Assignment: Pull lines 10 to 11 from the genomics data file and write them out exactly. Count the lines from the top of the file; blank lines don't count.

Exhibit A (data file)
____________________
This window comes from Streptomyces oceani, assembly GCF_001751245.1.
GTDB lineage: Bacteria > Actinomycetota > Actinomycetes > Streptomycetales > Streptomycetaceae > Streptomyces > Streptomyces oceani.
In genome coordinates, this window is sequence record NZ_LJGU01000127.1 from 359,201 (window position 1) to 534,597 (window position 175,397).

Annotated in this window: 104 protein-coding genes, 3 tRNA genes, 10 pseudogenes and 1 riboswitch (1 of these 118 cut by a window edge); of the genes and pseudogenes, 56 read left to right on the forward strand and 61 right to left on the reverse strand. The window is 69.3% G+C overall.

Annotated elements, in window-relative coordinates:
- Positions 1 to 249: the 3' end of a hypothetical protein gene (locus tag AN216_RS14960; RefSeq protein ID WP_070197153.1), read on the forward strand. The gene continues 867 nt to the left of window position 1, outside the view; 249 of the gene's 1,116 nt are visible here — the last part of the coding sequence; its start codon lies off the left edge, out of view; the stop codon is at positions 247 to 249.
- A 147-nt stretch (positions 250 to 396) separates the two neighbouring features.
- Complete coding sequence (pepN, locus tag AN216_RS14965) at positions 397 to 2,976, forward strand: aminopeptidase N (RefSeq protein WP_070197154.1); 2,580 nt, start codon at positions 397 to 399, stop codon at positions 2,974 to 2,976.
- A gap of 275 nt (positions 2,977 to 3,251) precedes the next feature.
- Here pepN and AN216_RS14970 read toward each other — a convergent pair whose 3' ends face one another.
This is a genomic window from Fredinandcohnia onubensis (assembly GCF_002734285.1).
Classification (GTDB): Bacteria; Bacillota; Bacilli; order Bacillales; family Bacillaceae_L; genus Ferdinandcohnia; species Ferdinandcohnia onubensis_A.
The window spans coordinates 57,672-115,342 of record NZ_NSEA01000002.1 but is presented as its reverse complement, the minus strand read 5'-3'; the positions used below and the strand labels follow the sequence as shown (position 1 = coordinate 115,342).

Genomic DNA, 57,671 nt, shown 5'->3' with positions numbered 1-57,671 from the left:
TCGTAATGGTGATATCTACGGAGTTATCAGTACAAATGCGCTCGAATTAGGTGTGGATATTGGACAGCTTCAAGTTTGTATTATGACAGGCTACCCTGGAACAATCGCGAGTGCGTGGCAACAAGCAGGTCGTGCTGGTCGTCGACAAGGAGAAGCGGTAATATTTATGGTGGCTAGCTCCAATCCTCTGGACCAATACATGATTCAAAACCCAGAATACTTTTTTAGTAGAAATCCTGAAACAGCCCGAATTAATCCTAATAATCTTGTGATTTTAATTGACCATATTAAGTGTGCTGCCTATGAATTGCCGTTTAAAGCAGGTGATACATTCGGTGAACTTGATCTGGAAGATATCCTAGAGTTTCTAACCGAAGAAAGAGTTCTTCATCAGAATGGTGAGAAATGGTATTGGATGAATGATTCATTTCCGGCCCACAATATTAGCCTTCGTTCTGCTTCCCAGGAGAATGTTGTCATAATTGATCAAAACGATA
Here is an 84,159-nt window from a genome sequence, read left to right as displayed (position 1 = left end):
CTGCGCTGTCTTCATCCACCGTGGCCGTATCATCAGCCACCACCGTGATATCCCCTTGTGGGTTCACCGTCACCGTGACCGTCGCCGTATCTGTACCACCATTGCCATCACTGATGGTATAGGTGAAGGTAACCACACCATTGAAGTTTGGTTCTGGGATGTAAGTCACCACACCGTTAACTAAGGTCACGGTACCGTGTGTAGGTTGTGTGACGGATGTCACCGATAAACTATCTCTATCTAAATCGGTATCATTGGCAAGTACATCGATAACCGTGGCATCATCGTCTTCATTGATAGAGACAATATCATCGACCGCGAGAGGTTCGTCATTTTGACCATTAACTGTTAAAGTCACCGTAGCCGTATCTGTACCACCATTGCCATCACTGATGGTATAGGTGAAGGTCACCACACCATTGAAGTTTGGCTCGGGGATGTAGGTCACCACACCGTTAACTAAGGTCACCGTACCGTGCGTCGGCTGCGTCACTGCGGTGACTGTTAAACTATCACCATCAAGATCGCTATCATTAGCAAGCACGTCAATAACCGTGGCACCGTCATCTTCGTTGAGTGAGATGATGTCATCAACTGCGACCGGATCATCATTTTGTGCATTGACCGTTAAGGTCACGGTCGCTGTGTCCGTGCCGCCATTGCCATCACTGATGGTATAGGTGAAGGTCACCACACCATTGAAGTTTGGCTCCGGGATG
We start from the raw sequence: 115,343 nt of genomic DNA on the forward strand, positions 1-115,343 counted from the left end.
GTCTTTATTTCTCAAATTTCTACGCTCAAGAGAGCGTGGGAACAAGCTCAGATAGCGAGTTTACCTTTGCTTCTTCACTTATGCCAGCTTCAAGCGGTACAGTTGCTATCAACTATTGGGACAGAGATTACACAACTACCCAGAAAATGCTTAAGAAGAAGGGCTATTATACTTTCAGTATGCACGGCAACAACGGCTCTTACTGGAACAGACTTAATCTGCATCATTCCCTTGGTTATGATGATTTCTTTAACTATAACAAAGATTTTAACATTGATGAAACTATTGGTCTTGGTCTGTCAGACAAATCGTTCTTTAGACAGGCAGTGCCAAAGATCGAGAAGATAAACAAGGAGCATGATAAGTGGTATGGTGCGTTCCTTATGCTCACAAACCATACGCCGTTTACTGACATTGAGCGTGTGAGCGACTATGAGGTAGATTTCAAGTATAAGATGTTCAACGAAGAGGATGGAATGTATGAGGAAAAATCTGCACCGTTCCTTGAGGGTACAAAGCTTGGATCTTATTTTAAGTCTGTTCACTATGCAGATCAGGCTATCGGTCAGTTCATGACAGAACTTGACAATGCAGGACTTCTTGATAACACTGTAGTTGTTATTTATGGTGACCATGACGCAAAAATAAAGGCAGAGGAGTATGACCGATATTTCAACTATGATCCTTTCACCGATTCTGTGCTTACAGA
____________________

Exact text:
- Here pepN and AN216_RS14970 read toward each other — a convergent pair whose 3' ends face one another.
This is a genomic window from Fredinandcohnia onubensis (assembly GCF_002734285.1).